Lieutenant Governor Takes Driver's Seat on Traffic Problems

Lieutenant Governor Takes Driver's Seat on Traffic Problems

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PROVO, Utah (AP) -- Travel on Utah roads is growing twice as fast as the population, stretching the state's ability to pay for new roads.

Lt. Gov. Gary Herbert, who commutes between his Orem home and Salt Lake City office, knows traffic backups on Interstate-15 all too well. Herbert is leading Gov. Jon Huntsman's effort to come up with some solutions, which could include higher taxes, toll roads and designated toll lanes on existing highways.

"The bottom line is the capacity we're building is lagging way behind," Herbert told a gathering of city and county officials from Utah, Wasatch and Summit counties.

Transportation planners say an extra I-15 lane in Utah County will help alleviate traffic but won't solve the big problem.

In the next 10 years, relying on existing transportation revenues, Utah would come up $3.5 billion to $4 billion short of the needs, Herbert said.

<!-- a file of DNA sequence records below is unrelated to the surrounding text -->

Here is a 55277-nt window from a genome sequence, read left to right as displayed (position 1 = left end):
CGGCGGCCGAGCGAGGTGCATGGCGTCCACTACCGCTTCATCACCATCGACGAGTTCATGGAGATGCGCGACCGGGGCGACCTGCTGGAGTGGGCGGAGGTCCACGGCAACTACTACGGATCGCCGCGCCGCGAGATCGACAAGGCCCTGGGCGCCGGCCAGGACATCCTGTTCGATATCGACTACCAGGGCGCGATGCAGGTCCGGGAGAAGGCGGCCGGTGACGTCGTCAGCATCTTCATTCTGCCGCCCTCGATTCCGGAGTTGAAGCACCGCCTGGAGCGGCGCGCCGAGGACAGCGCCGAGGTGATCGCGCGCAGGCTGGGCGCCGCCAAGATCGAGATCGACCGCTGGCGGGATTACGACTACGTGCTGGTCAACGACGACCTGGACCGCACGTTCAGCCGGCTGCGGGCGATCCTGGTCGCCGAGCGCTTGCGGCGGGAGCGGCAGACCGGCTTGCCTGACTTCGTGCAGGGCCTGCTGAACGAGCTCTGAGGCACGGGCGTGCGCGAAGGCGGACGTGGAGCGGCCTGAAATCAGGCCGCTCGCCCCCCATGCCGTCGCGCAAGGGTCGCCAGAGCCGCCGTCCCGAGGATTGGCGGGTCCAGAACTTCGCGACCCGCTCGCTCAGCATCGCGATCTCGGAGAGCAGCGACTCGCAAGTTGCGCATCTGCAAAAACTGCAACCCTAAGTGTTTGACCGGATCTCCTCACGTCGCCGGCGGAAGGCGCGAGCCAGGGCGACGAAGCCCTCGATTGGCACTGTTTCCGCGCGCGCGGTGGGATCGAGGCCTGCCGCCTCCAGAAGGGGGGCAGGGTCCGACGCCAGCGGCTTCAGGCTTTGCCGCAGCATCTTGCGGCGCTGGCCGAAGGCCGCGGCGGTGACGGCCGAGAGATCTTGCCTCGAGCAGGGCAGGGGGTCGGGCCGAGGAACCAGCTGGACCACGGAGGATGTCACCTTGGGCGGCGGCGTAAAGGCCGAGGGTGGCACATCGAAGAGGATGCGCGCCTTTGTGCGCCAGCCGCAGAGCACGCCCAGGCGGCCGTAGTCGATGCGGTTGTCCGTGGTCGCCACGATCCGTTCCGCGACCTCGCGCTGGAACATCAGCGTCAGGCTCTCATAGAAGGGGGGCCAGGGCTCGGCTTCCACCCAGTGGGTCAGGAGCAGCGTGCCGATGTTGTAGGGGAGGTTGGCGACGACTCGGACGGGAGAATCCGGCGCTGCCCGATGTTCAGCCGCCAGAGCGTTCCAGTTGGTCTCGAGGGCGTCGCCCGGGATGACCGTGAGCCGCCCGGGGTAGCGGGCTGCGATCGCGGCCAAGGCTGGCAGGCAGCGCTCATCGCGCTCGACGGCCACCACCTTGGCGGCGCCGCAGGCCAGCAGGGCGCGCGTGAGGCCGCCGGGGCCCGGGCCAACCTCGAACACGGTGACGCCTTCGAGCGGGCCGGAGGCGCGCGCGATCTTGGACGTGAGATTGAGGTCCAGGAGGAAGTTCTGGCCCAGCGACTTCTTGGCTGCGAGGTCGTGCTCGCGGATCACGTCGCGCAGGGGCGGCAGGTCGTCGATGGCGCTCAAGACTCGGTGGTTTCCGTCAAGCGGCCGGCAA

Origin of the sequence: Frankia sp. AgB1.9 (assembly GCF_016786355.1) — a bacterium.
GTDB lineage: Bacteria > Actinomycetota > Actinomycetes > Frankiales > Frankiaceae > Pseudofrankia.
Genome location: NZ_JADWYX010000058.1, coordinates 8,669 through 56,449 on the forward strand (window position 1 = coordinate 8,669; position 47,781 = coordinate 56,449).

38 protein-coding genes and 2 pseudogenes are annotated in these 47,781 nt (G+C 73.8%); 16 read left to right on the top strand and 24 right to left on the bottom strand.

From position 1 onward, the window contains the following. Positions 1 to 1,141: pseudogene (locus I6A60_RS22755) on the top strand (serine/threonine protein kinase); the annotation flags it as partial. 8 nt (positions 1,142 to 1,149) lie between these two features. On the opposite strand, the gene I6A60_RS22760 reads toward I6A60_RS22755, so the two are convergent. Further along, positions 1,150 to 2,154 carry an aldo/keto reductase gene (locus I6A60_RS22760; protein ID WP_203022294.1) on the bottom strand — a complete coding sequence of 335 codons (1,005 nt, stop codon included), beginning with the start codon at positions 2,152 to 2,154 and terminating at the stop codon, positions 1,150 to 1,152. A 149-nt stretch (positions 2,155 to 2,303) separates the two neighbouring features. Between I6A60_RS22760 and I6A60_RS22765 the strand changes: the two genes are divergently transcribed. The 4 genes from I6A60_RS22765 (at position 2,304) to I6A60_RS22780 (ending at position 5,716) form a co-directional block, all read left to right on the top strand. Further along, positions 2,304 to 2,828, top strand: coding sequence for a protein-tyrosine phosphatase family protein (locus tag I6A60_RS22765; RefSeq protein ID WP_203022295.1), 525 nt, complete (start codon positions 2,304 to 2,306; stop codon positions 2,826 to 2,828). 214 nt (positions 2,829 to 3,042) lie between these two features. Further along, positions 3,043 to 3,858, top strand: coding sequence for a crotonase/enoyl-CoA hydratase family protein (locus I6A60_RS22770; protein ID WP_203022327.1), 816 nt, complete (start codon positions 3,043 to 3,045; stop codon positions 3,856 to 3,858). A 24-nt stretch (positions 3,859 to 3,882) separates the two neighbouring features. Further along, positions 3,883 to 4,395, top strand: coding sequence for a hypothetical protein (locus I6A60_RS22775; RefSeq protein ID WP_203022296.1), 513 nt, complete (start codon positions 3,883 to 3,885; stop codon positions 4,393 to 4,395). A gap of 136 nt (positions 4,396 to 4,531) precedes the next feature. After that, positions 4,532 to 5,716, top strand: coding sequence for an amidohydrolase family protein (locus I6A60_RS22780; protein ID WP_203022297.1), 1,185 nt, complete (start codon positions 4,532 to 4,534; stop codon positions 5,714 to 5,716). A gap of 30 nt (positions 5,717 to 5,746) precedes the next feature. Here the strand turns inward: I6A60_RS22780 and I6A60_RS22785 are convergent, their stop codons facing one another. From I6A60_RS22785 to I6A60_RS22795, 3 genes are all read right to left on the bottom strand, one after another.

"It's not just highways and roads," he said. "It's not just increasing mass transit. It's not just air travel, but really all of that together."

The gas tax generates most of the money Utah spends on road projects. But Herbert talked about ways to generate more revenue to cover the gap between what the state needs and what it can pay for.

Some ideas call for increasing the gasoline tax or indexing it to inflation; ending fuel tax exemptions; layering a sales tax on gas, and enlisting private developers to build roads and share toll revenue with the state.

"We may need to consider some radical changes," said Orem Mayor Jerry Washburn.

The meeting last Thursday was the first of seven Herbert will hold around the state with local associations of government. They'll take the information they gather to a transportation summit planned for Oct. 14. Then they'll draft a plan for legislative action in January.

A bill that quietly slipped through the Utah Legislature earlier this year allows the transportation department to collect tolls on future roads.

Officials say the leading candidate for an electronic tollway is the 33-mile Mountain View corridor, which will run along Salt Lake County's fast-developing western half, picking up traffic from new housing developments, from the Salt Lake airport to Utah County's Pleasant Grove.

Utah legislators were briefed last June on the path being blazed by other states. Texas is looking at charging 10-15 cents per mile for a massive superhighway network, and Colorado plans to levy 18-28 cents depending on congestion times along Front Range roads.

(Copyright 2005 by The Associated Press. All Rights Reserved.)

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